MD, PhD, MAE, FMedSci, FRSB, FRCP, FRCPEd.

Autogenic training (AT) is a relaxation technique that has garnered attention for its potential to reduce anxiety and improve psychological well-being. This review aimed to synthesize the findings from a diverse range of studies investigating the relationship between AT and anxiety disorder across different populations and settings.

A comprehensive review of 162 studies, including randomised controlled trials (RCTs), non-randomized controlled trials (N-RCTs), surveys, and meta-analysis, was conducted and 29 studies were selected. Participants in the studies were patients with:

  • cancer,
  • bulimia nervosa,
  • stroke,
  • coronary angioplasty,

Others were nursing students, healthy volunteers, athletes, etc.

Anxiety levels were measured before and after the AT intervention using a variety of anxiety assessment scales, including the State Trait Anxiety Inventory (STAI) and the Hospital Anxiety and Depression Scale (HADS). The formats, duration, and delivery of the interventions varied, with some studies utilising guided sessions by professionals and other self-administered practises.

The combined findings of these studies revealed consistent trends in the beneficial effects of AT on anxiety reduction. AT was found to be effective in reducing anxiety symptoms across a wide range of populations and settings. Following AT interventions, participants reported reduced anxiety, improved mood states, and improved coping mechanisms. AT was found to be superior to no treatment or a comparable intervention in a number of cases.

The authors conclused that the body of evidence supports autogenic training as a non-pharmacological approach to reducing anxiety and improving psychological well-being. Despite differences in methodology and participant profiles, the studies show that AT has a positive impact on a wide range of populations. The findings merit further investigation and highlight AT’s potential contribution to anxiety management strategies.

I was taught AT many years ago and have practised it occasionally ever since. I have also co-authored several papers of AT that showed encouraging results, e.g.:

Thus, I feel that the conclusions of this review might be correct.

Several further recent papers seem to support the notion that AT is a treatment worth trying, e.g.:

Why then AT is not better studied and more popular? A short paragraph of my next book (to be published in about 6 months) on the inventors of so-called alternative medicines (SCAMs), including the German psychiatry professor Johannes Schulz (1884-1970), inventor of AT, might give you a clue:

Schultz supported the euthanasia program of the Nazis, i.e. the extermination of disabled and other people considered ‘unworthy of living’ during the Third Reich. He passed death sentences on “hysterical women” through his diagnoses. In 1933, Schultz began research on a guide-book on sexual education in which he focused on homosexuality and explored the topics of sterilization and euthanasia. In 1935, he published an essay about the psychological consequences of sterilization and castration among men; in it he supported compulsory sterilization of men in order to eliminate hereditary illnesses. With a diagnostic scheme developed by him in 1940, Schulz advocated the execution of mentally ill patients by stating: “I personally have to align myself with Mr. Hoche […], by recalling the ‘annihilation of life unworthy of life’ and by raising the hope that the madhouses will soon become emptied and remodelled according to this principle.” Schultz was fully aware of the consequences of his diagnostic assessment and even used the term “death sentence in the form of a diagnosis”.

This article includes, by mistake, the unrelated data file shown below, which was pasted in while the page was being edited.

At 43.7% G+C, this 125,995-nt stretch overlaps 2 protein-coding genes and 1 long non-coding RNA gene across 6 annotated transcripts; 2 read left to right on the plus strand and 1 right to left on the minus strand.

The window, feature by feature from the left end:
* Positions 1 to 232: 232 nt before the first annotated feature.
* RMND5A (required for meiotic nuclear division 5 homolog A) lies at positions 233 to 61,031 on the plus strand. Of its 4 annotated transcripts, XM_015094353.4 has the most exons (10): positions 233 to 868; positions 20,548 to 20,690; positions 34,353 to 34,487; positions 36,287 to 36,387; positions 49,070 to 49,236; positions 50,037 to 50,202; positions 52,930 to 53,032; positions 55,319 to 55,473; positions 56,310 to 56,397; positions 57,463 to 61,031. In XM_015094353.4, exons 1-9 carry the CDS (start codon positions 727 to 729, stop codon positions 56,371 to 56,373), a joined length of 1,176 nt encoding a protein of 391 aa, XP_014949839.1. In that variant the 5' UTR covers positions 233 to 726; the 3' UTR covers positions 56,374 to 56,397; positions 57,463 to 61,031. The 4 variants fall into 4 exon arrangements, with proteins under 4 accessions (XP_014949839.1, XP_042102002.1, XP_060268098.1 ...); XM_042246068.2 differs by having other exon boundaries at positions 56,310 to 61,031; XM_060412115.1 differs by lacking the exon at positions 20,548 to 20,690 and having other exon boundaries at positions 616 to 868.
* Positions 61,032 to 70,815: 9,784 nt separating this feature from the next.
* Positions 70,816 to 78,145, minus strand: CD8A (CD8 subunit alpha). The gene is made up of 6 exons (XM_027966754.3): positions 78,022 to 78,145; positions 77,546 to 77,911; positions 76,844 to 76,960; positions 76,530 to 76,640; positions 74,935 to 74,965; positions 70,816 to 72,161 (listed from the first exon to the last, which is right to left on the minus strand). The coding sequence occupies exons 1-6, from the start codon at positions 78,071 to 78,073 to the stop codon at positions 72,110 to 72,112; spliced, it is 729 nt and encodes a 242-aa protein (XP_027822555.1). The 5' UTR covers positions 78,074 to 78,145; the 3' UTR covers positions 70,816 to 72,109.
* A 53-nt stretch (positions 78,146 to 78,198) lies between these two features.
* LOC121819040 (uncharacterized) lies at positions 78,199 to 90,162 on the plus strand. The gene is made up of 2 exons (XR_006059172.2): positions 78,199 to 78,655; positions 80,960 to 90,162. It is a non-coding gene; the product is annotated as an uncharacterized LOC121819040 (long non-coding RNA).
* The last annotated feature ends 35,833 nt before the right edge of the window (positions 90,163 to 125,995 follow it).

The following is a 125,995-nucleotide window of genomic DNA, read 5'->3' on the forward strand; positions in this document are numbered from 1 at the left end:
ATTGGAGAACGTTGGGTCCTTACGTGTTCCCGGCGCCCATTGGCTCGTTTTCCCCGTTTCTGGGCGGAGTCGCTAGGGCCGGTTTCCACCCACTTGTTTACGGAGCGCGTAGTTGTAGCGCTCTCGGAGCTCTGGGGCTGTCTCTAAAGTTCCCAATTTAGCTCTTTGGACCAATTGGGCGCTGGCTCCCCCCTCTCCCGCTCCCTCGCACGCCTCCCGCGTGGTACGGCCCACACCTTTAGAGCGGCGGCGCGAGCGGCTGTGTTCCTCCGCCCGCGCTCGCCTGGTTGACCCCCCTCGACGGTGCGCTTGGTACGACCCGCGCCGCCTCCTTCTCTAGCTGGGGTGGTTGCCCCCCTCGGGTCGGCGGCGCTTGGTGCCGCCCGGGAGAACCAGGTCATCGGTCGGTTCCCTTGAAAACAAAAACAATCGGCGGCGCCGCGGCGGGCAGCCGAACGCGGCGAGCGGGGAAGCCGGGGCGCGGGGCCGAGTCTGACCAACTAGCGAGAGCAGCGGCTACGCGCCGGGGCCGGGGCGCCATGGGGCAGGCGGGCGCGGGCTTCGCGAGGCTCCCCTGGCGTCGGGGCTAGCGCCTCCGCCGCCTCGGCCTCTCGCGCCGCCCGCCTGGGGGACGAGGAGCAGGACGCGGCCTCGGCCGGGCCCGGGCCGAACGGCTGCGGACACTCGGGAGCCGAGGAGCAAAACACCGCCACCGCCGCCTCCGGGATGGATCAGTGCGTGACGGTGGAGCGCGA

I came across this evidence only years after having published my papers on AT. Would I have developed an interest in AT, if I had known about Schulz’s Nazi past? Probably not.

8 Responses to A promising so-called alternative medicine (SCAM) invented by a despicable Nazi

  • It’s the same old problem we face with the works of Picasso, Roman Polanski, Gesualdo and so on.

    Fortunately Hitler spared us the dilemma by being a mediocre artist.

    • I don’t think tht’s comparable

      • Which bit? Obviously the Hitler bit was just reductio ad absurdum but the others do seem comparable. It’s the “can a bad person produce anything good” debate which is as alive as ever.

        As you say, if you had known about Schultz would you have taken an interest in AT? If I had known about Polanski would I have enjoyed Chinatown as much? Can we, should we view the work independently of the person?

        • I feel that it also depends on the field – in medicine, it is more difficult to separate the man from his work – at least for me.

          • Yes, I can see that. It sounds as though in the Schultz case his AT ‘good work’ was not a by product of his Nazi activities. How much harder it is with knowledge gained through the ghastly experiments of Nazi and Japanese doctors on their victims. You can’t unknow it. If it can benefit patients today is it wrong to use knowledge gained in such a way or does it salvage some crumb of good from the horror?

  • I don’t believe that the end justifies the means. There’s a reason we have what we call ethics.

    • sure – but this is not the question here, as far as I can see.

    • Intent is key. Eg. It would clearly be wrong to make a prisoner walk through a minefield so we could learn how to treat mine injuries. But it would be right, even obligatory, to learn from previous victims not of our causing.

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